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Florida Habitual Traffic Offender

The Consequences of Being a Habitual Traffic Offender in Florida

According to the National Highway Traffic Safety Administration, more than 20 percent of drivers will get a speeding ticket this year. When you include all of the other infractions that drivers can get ticketed for, you are left with a large population facing the consequences of a traffic offense. While a speeding ticket or minor traffic citation will not cause too many issues for the average driver, if you accrue multiple offenses, you could be classified as a habitual traffic offender and face hefty fines and serious repercussions.

What is a Habitual Traffic Offender?

As defined by the Florida Statutes, a habitual traffic offender is any person whose record, as maintained by the Department of Highway Safety and Motor Vehicles, shows that the individual has accumulated either three or more convictions for the offenses described below:

  • Voluntary or involuntary manslaughter that results from operating a motor vehicle
  • Driving under the influence of drugs and/or alcohol
  • A felony where a motor vehicle is used
  • Operating a motor vehicle while having a suspended or revoked license
  • Failing to stop and provide assistance in the event of a motor vehicle crash that results in the death or injury of another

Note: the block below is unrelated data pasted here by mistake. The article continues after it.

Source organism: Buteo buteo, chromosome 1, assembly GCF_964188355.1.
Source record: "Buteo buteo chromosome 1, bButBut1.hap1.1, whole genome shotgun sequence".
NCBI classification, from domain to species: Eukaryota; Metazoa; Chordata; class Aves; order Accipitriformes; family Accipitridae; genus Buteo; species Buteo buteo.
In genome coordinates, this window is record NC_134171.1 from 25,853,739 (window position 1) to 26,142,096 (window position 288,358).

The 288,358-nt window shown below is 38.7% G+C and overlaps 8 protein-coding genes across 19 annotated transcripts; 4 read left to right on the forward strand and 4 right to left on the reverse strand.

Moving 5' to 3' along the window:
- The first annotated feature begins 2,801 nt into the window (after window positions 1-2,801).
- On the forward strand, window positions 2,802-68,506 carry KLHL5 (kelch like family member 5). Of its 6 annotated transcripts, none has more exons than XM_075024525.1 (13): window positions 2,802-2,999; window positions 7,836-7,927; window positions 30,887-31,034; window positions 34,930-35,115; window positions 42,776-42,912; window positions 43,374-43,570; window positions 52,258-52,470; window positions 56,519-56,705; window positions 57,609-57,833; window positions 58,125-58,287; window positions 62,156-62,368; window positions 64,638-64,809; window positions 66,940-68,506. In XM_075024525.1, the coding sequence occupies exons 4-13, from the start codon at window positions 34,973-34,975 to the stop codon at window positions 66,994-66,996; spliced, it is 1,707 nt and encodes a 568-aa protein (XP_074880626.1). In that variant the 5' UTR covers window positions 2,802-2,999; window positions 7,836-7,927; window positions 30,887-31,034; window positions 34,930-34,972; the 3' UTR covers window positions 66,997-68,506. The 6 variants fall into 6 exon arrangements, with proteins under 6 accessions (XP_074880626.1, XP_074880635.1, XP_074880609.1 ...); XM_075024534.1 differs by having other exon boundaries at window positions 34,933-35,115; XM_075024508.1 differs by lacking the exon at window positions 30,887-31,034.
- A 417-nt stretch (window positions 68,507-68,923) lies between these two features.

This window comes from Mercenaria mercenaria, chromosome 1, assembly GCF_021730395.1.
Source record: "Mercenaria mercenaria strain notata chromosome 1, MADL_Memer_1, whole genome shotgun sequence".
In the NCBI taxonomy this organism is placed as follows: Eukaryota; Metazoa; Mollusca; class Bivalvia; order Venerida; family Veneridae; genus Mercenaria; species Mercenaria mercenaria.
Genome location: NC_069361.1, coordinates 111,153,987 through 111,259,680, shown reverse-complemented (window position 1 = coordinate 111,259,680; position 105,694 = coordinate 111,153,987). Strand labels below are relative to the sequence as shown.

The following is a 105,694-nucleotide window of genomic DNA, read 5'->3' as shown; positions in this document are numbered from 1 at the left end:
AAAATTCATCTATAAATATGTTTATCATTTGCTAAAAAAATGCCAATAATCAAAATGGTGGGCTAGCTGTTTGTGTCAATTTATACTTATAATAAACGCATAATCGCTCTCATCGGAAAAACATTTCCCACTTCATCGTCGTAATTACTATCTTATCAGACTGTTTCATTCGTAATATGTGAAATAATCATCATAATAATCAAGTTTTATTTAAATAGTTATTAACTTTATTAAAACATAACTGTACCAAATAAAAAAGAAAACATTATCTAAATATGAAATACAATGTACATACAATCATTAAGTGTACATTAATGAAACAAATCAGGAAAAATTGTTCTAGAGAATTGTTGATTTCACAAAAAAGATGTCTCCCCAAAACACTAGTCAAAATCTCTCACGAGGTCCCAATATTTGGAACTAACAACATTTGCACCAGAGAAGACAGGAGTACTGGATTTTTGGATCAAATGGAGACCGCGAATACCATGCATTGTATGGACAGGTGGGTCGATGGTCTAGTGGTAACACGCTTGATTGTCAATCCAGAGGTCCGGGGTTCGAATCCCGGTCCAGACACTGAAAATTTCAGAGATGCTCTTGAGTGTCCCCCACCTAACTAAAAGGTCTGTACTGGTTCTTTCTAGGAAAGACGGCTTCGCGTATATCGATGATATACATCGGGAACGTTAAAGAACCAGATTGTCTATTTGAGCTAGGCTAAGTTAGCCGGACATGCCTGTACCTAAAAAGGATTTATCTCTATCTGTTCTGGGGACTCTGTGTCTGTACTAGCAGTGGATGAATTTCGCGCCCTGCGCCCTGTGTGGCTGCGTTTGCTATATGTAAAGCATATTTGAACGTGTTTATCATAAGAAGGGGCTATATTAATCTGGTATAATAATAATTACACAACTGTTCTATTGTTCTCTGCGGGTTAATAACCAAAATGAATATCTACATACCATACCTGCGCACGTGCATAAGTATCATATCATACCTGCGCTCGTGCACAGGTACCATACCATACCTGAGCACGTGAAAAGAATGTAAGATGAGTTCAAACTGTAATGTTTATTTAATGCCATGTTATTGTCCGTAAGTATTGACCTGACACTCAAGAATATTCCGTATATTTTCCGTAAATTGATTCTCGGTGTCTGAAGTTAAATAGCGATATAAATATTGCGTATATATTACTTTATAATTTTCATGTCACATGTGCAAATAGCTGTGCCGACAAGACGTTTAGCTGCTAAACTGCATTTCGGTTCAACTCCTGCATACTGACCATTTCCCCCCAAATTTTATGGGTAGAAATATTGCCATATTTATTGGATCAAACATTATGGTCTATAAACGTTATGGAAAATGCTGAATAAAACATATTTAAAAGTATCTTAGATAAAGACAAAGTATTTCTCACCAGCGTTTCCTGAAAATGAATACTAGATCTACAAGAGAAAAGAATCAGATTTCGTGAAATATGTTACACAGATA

• Driving a commercial vehicle while his or her privileged has been disqualified

It is important to note that you can also be considered a habitual traffic offender if you accrue 15 or more convictions for minor traffic violations.

What are the Consequences?

Habitual traffic offenders can face serious consequences, so it is important to have a reputable attorney on your side if you are facing charges. Foremost, a person becomes a habitual traffic offender if they are convicted of three of the crimes above within a five-year period. Once this happens, his or her license may be suspended for five years.

  • Increased criminal fines
  • Increased jail or prison sentences
  • Loss of certain rights and privileges besides loss of license
  • Negative impact on child custody if applicable

When to Hire an Attorney

If you have been convicted of multiple driving offenses, you could be considered a habitual driving offender in the state of Florida. Multiple driving offenses can lead to serious consequences, such as jail time and losing your driving privileges. Because multiple convictions can have a serious effect on your life, it is important to have the appropriate legal representation.

The legal team at PLM Attorneys is experienced in many areas of criminal defense, including traffic violations, and can aggressively defend your rights. Do not risk your future by taking your case into your own hands. Contact the attorneys of Proly, Laporte and Mulligan today, or schedule a free consultation.

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